The main difference, is that the handlers are passed in an array, to allow a fallback to be optionally provided.

import { handle } from "https://deno.land/x/http_fns/handle.ts";
import { byPattern } from "https://deno.land/x/http_fns/pattern.ts";

Deno.serve(handle([
  byPattern("/hello", () => {
    return new Response("Hello world");
  }),
  byPattern("/:path*", (_req, match) => {
    return new Response(`You are ${match.pathname.groups.path}`);
  }),
]));

Method handling

Quite often your routes will only serve a limited set of methods, maybe just a GET, maybe also a PUT or POST, but you'd probably want to handle those differently.

You could just switch on the method within the handler, but you may also want to support HEAD and OPTIONS with grace too, and maybe respond with a 405 Method Not Allowed for unsupported methods. This is all common behaviour that is neatly dealt with by the byMethod function.

byMethod

function byMethod(methodHandlers, fallbackHandler?): Handler;

The first arg is an object of handler per method.

import { handle } from "https://deno.land/x/http_fns/handle.ts";
import { byPattern } from "https://deno.land/x/http_fns/pattern.ts";
import { byMethod } from "https://deno.land/x/http_fns/method.ts";

Deno.serve(handle([
  byPattern(
    "/hello",
    byMethod({
      GET: () => {
        return new Response("Hello world");
      },
    }),
  ),
  byPattern(
    "/:path*",
    byMethod({
      GET: (_req, match) => {
        return new Response(`GET from ${match.pathname.groups.path}`);
      },
      PUT: (_req, match) => {
        return new Response(`PUT to ${match.pathname.groups.path}`);
      },
    }),
  ),
]));

If a GET method handler is provided, then a default HEAD handler will also be derived that calls the GET handler but discards the body of the Response.

Also, a default OPTIONS handler is also derived that responds with the implemented methods.

These defaults can be overridden by explicitly including the methods with handlers in the object.

The fallbackHandler will be called for any method not explicitly given or implicitly derived, this defaults a 405 Method Not Allowed.

Media Type variants

Another common pattern in serving HTTP, is to provide variant Responses based on the URL path extension or an Accept header.

For example: /hello.txt, /hello.html, or Accept: text/plain, Accept: text/html.

It's common to allow users to explicitly choose a type via a URL extension in a browser, as well as supporting Accept header for browsers or other clients to declare a set of qualified preferences.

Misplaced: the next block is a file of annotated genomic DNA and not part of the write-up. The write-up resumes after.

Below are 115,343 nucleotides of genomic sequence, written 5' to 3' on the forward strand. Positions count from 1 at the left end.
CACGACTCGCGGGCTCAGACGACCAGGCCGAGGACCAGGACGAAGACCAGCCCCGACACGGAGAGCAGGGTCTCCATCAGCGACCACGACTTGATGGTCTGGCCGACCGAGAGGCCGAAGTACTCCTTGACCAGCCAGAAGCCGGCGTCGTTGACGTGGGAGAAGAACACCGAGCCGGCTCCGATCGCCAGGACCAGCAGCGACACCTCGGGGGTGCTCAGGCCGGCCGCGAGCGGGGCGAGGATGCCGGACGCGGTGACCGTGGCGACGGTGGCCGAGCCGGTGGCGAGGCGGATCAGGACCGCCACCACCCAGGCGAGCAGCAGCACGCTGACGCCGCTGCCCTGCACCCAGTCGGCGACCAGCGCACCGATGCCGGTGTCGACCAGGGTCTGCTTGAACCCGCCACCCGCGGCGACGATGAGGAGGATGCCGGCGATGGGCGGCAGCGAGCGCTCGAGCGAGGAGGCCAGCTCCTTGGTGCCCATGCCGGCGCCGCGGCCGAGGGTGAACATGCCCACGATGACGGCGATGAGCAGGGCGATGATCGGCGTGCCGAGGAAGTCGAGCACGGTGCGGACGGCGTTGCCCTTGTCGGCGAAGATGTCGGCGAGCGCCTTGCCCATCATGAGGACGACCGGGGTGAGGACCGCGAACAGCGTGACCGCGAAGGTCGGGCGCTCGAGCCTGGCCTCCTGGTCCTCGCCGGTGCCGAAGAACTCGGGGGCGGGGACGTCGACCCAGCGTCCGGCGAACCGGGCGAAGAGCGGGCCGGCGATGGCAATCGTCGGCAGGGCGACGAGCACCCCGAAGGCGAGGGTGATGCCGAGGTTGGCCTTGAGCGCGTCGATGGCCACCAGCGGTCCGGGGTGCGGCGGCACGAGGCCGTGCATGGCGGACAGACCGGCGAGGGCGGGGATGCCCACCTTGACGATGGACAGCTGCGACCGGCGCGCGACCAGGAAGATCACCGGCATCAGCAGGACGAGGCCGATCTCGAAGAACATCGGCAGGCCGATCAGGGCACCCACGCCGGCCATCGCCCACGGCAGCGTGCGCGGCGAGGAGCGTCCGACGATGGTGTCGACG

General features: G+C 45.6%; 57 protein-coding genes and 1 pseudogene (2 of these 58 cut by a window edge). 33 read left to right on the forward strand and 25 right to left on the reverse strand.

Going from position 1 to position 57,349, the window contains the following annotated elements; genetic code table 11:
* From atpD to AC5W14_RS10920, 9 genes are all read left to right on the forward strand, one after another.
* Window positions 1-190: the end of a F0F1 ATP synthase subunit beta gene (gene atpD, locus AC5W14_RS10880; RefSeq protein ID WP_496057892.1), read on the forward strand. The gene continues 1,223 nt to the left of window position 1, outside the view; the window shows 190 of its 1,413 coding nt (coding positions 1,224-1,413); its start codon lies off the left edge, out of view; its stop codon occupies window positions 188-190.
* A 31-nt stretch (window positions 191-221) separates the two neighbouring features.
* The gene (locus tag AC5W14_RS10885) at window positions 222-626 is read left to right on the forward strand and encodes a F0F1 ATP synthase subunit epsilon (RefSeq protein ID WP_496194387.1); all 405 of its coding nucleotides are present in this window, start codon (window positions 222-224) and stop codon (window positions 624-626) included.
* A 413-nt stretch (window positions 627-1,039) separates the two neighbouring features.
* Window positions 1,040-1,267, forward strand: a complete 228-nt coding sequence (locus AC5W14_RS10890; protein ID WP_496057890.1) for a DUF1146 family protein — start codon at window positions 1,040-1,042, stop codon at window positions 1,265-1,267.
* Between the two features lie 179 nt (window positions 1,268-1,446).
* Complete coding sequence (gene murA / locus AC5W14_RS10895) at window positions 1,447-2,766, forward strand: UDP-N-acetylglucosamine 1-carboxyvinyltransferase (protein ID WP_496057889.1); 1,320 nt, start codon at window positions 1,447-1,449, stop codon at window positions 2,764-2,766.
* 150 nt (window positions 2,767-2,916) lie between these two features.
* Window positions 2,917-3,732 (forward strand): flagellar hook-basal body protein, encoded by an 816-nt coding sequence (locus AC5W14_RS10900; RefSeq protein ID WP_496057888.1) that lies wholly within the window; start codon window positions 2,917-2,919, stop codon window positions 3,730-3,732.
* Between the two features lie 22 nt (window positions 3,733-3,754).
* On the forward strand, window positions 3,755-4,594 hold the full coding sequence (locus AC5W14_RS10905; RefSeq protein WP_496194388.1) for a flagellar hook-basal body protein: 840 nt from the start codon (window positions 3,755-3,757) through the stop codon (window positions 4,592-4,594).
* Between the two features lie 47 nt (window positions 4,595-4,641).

So byMediaType supports both at the same time (although extension support is optional).

byMediaType

function byMediaType(mediaTypeHandlers, fallbackExt?, fallbackAccept?): Handler;
import { handle } from "https://deno.land/x/http_fns/handle.ts";
import { byPattern } from "https://deno.land/x/http_fns/pattern.ts";
import { byMethod } from "https://deno.land/x/http_fns/method.ts";
import { byMediaType } from "https://deno.land/x/http_fns/media_type.ts";

Deno.serve(handle([
  byPattern(
    "/hello{.:ext}?",
    byMethod({
      GET: byMediaType({
        "text/plain": () => {
          return new Response("Hello world");
        },
        "text/html": () => {
          return new Response(
            "<html><body><h1>Hello world</h1></body></html>",
            {
              headers: {
                "Content-Type": "text/html",
              },
            },
          );
        },
      }),
    }),
  ),
]));

Try hitting the following URLs:

Extension support is optional and enabled only if a path group of the URLPattern is named ext, so you'll generally want to add {.:ext} (extension is required) or {.:ext}? (extension is optional) to the end of your route pattern.

The handlers are indexed by the usual two-part media type identifier.

It uses typeByExtension to link the matched :ext to the media-type, and accepts to determine the most appropriate handler from an Accept header.

An explicit extension will always override the Accept header.

And there's more...

I'll leave it here for now, but there are a lot more functions in the library, including:

All of these are based on simple Request -> Response (possibly skipping) functions, and could therefore be mixed with any other server framework that you want.

Discussion

If you'd like to ask a question or discuss this blog further please use the GitHub discussion.